The factory where Sriracha, a widely popular chilli sauce, is produced has been declared a public nuisance in California because of the smell lingering around the area.
The city of Irwindale has now been given 90 days to reduce the odour before officials step into the factory, which churns 100 million lb (45.4 million kg) of chili pepper a year, and implement changes.
Lawyer John Tate, who represents Sriracha maker Huy Fong Foods accused the city of “flexing its muscle and thumbing Huy Fong in the eye” for declaring the sauce a nuisance.
The decision is the latest move against the manufacturer. Irwindale sued Huy Fong Foods in October and asked a judge to halt production at the factory after residents living downwind complained fumes from grinding the red hot chili peppers was making their eyes sting and causing headaches and coughing fits.
By this point, the annual pepper-grinding season, which runs from August to October, had already finished, although that didn't stop anxious restaurateurs and Sriracha obsessives who have followed the story have been stockpiling bottles.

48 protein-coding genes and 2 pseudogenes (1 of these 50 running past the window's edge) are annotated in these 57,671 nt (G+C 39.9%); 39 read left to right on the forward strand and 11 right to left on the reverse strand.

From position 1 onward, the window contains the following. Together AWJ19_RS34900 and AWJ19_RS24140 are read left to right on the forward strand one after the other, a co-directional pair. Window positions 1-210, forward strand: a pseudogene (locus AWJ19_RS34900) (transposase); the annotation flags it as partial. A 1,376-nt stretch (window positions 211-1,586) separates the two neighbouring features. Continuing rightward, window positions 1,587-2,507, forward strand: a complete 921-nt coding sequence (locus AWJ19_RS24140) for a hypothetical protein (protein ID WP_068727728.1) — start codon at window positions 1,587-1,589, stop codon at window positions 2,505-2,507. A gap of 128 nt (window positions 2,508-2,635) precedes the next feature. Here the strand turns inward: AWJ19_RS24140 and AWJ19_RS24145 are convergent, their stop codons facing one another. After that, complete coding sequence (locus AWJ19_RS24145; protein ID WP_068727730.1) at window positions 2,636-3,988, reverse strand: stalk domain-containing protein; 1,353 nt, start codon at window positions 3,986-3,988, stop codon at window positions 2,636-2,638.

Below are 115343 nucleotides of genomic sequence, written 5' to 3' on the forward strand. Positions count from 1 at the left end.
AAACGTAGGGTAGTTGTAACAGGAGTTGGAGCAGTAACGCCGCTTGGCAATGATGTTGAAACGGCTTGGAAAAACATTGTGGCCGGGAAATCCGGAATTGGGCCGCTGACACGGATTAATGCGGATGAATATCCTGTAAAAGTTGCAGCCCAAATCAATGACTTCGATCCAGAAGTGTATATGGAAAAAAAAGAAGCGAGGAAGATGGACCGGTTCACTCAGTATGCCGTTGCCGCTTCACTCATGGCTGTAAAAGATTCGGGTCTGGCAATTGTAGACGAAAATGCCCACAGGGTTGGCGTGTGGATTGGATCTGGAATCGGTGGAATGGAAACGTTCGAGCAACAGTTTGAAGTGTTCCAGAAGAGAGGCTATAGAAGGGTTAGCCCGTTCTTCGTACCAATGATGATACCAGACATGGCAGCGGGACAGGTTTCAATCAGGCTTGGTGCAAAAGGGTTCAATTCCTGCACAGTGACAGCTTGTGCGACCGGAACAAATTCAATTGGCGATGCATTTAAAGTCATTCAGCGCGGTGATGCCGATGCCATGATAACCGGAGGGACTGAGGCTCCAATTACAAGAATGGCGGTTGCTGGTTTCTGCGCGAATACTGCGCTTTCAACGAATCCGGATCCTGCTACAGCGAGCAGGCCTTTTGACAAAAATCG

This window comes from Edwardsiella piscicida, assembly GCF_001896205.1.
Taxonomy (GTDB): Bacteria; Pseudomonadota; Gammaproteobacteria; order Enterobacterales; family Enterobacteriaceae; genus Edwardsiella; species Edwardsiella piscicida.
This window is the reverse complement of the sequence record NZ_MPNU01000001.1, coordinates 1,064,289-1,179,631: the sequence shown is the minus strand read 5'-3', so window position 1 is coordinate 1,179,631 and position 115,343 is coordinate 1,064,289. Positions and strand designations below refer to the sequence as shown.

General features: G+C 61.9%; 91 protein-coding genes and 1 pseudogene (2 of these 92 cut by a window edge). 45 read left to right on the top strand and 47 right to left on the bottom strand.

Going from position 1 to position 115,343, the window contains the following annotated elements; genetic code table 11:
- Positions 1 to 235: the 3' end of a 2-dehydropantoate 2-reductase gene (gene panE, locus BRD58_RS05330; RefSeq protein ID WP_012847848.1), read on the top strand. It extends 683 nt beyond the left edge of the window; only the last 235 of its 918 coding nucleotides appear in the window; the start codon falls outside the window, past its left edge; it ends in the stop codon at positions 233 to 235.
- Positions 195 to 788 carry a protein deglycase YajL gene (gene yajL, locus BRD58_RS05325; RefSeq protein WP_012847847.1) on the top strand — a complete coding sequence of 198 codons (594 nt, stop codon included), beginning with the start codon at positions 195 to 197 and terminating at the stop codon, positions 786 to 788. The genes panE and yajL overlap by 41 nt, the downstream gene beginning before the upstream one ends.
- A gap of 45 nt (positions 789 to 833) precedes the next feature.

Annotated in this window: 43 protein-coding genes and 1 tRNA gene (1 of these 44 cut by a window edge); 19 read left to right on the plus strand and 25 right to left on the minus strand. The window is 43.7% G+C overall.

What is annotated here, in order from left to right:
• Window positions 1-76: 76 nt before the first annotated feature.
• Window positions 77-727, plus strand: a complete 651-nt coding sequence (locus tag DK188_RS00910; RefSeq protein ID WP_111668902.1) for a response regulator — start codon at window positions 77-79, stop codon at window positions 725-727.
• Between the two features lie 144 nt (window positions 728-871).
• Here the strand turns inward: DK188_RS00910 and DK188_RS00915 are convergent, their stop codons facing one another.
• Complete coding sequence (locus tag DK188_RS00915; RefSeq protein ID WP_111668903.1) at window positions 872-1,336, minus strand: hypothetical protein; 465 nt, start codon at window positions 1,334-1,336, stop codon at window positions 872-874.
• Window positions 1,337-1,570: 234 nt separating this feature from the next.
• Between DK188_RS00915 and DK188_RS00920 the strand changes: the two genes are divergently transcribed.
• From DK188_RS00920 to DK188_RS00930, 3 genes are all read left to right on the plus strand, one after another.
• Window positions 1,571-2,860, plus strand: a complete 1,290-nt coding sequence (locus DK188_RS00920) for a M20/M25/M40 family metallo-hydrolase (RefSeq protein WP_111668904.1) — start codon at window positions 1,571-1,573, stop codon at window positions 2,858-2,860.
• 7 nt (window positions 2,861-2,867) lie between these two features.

In the meantime, several residents complained that the smell was persisting as Huy Fong Foods workers continued to bottle the popular hot sauce.
Lawyers for Huy Fong Foods have promised to produce an action plan within the next ten days and a system to control the smell by the start of the grinding season in June.
The South Coast Air Quality Management District said its inspectors have taken air samples inside the plant, and believed the information gathered should allow the factory and the city to resolve their differences.
The company was founded by Vietnamese immigrant David Tran, who began mixing up his distinctive sauce in a bucket at his home in 1980.
He said the privately held company took in about $85 million (£50 million) last year, adding it employs about 200 workers during the pepper-grinding season and 60 year-round.
Additional reporting by Associated PressReuse content